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Almost one third of cancer incidence in Ireland attributable to 11 modifiable risk factors

A new report, published by the National Cancer Registry of Ireland (NCRI) and co-funded by the Irish Cancer Society, shows that in Ireland, about 6,200 newly diagnosed cancer cases in 2016 alone were attributable to the 11 modifiable risk factors examined.

The report indicates that, just among these factors, 29 per cent of cancer incidence in Ireland was potentially preventable. This relates to 3/10 of all invasive cancers (excluding non-melanoma skin cancer) cases being attributable specifically to the sum of the risk factors examined.

This is the first analysis by the NCRI on the proportion of cancer cases attributable to modifiable risk factors and thus potentially preventable.

NCRI data on the number of cancer cases in 2016 was utilised for this report. Data was also compiled from a variety of sources to determine both the extent to which the Irish population are exposed to each risk factor and the likelihood of being diagnosed with cancer as a result of the exposure. All of this information was inputted to formulae to calculate the percentages and numbers of cancer cases attributable to 11 risk factors.

Smoking, overweight and obesity, and infections were the top three modifiable risk factors for cancer in Ireland, together accounting for about 21 per cent of all cancers. These risk factors need to continue to be targeted by public health representatives and policymakers.

At about 2,800 diagnoses in 2016, 13 per cent or about one-eighth of cancer cases were attributable to smoking, including passive smoking. In 2035, assuming these risk estimates continue to apply, it is estimated that about 4,700 cases of invasive cancer per year will be attributable to smoking.

Lung cancer had the highest number of cases attributable to modifiable risk factors in both males and females, followed by colon cancer in males and breast cancer in females.

Over a ten-year period ending in 2035, it is estimated that a cumulative total of 66,000 cancer cases (2026-2035) will be attributable to three of those factors alone — smoking, overweight and obesity, and alcohol consumption.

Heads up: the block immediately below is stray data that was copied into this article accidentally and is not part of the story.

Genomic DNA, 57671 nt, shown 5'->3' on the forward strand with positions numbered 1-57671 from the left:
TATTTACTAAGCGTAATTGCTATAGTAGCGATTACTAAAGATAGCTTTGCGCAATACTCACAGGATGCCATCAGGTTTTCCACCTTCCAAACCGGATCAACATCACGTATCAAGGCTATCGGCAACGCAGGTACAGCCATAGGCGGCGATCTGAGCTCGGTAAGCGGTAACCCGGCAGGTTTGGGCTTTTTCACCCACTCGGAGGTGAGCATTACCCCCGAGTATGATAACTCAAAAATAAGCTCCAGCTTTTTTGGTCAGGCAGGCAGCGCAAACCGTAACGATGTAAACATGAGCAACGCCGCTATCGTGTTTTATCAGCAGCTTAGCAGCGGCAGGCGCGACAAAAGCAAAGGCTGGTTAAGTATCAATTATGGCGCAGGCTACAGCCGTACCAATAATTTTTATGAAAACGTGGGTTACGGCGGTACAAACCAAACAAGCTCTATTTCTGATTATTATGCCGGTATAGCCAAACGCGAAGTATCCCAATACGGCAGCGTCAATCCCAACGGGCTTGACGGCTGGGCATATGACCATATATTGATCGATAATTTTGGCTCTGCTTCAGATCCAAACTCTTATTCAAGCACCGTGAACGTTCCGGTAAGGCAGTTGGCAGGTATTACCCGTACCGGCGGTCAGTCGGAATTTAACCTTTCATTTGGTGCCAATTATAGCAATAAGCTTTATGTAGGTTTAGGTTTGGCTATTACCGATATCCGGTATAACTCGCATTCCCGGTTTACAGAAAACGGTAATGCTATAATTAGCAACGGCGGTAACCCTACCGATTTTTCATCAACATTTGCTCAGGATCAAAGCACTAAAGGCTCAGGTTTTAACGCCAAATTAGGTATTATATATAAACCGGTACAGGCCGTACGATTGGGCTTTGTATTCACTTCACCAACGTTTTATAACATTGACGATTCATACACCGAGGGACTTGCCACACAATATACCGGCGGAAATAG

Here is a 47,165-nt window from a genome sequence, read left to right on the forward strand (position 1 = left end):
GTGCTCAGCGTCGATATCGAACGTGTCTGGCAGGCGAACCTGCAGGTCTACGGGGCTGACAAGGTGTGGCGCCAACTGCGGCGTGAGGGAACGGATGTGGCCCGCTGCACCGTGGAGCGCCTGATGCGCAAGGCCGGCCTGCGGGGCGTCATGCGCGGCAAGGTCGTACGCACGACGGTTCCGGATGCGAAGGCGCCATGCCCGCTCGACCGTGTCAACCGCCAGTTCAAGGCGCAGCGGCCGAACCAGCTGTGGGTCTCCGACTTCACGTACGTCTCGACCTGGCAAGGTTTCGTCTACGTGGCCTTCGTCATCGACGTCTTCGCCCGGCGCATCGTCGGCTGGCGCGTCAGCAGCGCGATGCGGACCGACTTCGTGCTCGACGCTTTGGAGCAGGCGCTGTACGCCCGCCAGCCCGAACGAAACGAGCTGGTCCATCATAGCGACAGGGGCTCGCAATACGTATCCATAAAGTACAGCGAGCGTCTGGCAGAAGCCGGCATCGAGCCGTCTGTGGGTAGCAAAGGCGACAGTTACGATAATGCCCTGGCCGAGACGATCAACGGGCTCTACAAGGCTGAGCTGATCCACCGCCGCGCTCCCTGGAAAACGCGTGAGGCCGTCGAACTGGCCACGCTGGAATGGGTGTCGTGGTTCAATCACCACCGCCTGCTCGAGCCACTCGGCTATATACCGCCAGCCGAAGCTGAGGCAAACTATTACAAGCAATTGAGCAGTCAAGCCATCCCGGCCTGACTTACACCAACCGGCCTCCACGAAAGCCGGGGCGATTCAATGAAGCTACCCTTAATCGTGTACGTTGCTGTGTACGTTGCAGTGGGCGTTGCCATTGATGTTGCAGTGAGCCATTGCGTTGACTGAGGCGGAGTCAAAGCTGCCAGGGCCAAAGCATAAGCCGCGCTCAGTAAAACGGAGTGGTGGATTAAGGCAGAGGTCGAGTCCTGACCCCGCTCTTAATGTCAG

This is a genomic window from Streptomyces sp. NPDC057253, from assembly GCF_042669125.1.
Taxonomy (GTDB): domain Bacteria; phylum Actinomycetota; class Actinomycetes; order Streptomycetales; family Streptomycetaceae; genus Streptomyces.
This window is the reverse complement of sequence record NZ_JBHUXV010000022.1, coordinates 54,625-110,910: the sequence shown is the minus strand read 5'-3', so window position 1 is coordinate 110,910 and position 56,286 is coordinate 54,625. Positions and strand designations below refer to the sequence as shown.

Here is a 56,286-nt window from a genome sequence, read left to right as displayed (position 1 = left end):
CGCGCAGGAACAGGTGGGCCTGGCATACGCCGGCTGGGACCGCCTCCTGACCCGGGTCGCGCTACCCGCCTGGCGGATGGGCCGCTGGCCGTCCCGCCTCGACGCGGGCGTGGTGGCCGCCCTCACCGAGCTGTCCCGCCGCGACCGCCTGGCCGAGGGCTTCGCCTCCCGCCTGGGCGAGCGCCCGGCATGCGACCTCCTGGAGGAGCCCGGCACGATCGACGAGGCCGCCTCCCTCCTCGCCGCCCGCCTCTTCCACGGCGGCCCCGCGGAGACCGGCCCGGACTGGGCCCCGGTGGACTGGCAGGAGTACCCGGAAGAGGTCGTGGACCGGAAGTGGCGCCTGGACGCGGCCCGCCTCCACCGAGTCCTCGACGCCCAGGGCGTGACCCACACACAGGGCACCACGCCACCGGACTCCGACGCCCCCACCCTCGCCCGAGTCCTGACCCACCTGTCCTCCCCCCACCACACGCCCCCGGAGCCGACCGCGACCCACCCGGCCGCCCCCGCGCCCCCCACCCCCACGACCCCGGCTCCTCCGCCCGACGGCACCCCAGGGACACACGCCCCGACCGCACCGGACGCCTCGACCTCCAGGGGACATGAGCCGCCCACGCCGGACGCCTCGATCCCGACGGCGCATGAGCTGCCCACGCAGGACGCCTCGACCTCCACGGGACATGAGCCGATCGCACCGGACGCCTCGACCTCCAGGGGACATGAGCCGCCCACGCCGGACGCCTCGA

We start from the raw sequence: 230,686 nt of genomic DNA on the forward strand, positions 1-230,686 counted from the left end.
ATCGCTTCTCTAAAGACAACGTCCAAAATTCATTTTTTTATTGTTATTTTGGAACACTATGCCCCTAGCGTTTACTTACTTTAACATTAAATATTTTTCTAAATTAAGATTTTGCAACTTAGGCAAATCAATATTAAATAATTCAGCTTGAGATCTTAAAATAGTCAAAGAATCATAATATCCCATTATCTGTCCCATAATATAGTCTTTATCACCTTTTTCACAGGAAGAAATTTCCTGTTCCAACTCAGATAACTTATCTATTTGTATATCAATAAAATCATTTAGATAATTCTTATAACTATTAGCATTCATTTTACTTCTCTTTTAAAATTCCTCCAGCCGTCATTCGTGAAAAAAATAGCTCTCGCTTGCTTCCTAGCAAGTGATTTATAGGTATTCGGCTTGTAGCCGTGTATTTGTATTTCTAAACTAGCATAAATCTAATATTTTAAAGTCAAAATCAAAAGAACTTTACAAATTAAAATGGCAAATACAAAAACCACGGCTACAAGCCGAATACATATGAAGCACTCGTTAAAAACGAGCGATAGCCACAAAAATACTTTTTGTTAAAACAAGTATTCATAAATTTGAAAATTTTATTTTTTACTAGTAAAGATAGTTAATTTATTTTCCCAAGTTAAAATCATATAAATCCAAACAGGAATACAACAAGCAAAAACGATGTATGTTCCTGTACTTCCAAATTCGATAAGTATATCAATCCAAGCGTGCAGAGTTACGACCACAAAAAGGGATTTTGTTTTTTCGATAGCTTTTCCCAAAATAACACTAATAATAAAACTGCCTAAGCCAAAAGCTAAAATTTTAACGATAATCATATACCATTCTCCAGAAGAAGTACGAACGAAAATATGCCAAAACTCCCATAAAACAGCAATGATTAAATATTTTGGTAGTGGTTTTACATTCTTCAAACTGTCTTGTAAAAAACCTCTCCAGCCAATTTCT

“It is important to note that the figure of 29 per cent of cancers in Ireland being potentially preventable is an underestimate,” according to the NCRI.

“For example, the risk associated with occupation was not accounted for here and should be examined in future research. In the UK, 4 per cent of cancer cases were attributable to occupation-related risk. Additionally, everyday exposure to ultra-violet radiation was not included, only sunburn history and sunbed usage, while some additional cancers, with less conclusive evidence on risk factors, may also be preventable.”

Commenting on the report’s findings, Prof Kerri Clough, Director of the NCRI, said: “This report on the burden of cancer attributable to modifiable risk factors in Ireland will aid decisions on priorities for cancer control initiatives. This is the first time that the impact of multiple lifestyle or other modifiable factors on cancer risk has been assessed in Ireland. This report builds on previous NCRI reports on projections of cancer incidence and reinforces the important role that cancer prevention strategies can have in ensuring that projected increases in cancer incidence are not realised.”

Dr Colette O’Neill, epidemiologist at the Registry and lead author on the report, noted: “The key finding is that 29 per cent of cancer incidence in Ireland (6,200 cancer cases in 2016 alone) was attributable to the 11 modifiable risk factors examined, and thus potentially preventable. These figures could translate into tens thousands of cancer cases over the coming years and decades, depending on the timelines involved and how successful cancer prevention strategies and interventions are in the meantime.”

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